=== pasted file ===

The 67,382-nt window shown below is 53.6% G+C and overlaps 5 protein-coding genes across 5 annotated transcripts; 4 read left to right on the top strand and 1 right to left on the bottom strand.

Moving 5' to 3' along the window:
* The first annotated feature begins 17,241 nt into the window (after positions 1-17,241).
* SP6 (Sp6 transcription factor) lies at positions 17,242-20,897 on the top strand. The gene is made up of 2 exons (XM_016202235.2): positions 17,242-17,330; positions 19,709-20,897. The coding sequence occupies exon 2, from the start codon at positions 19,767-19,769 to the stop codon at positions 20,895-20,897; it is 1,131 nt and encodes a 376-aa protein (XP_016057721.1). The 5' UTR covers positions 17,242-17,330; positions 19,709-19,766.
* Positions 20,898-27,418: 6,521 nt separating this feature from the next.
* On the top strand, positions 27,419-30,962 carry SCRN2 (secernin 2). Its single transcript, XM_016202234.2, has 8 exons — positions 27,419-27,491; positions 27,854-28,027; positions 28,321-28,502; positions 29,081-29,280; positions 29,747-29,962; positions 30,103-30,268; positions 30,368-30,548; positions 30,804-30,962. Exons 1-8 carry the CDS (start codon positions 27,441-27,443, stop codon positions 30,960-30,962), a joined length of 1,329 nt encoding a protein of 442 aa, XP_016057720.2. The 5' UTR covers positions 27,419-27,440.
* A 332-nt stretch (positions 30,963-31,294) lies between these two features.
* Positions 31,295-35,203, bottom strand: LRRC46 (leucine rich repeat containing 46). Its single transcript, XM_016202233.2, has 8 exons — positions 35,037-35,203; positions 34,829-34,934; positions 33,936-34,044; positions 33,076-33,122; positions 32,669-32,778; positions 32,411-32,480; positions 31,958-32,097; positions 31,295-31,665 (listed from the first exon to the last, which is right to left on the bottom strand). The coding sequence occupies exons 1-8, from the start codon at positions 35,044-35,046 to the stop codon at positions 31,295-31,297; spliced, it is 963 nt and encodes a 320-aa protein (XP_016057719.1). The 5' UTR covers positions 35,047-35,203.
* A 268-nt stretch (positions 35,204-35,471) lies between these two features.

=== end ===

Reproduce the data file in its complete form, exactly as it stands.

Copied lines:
The 67,382-nt window shown below is 53.6% G+C and overlaps 5 protein-coding genes across 5 annotated transcripts; 4 read left to right on the top strand and 1 right to left on the bottom strand.

Moving 5' to 3' along the window:
* The first annotated feature begins 17,241 nt into the window (after positions 1-17,241).
* SP6 (Sp6 transcription factor) lies at positions 17,242-20,897 on the top strand. The gene is made up of 2 exons (XM_016202235.2): positions 17,242-17,330; positions 19,709-20,897. The coding sequence occupies exon 2, from the start codon at positions 19,767-19,769 to the stop codon at positions 20,895-20,897; it is 1,131 nt and encodes a 376-aa protein (XP_016057721.1). The 5' UTR covers positions 17,242-17,330; positions 19,709-19,766.
* Positions 20,898-27,418: 6,521 nt separating this feature from the next.
* On the top strand, positions 27,419-30,962 carry SCRN2 (secernin 2). Its single transcript, XM_016202234.2, has 8 exons — positions 27,419-27,491; positions 27,854-28,027; positions 28,321-28,502; positions 29,081-29,280; positions 29,747-29,962; positions 30,103-30,268; positions 30,368-30,548; positions 30,804-30,962. Exons 1-8 carry the CDS (start codon positions 27,441-27,443, stop codon positions 30,960-30,962), a joined length of 1,329 nt encoding a protein of 442 aa, XP_016057720.2. The 5' UTR covers positions 27,419-27,440.
* A 332-nt stretch (positions 30,963-31,294) lies between these two features.
* Positions 31,295-35,203, bottom strand: LRRC46 (leucine rich repeat containing 46). Its single transcript, XM_016202233.2, has 8 exons — positions 35,037-35,203; positions 34,829-34,934; positions 33,936-34,044; positions 33,076-33,122; positions 32,669-32,778; positions 32,411-32,480; positions 31,958-32,097; positions 31,295-31,665 (listed from the first exon to the last, which is right to left on the bottom strand). The coding sequence occupies exons 1-8, from the start codon at positions 35,044-35,046 to the stop codon at positions 31,295-31,297; spliced, it is 963 nt and encodes a 320-aa protein (XP_016057719.1). The 5' UTR covers positions 35,047-35,203.
* A 268-nt stretch (positions 35,204-35,471) lies between these two features.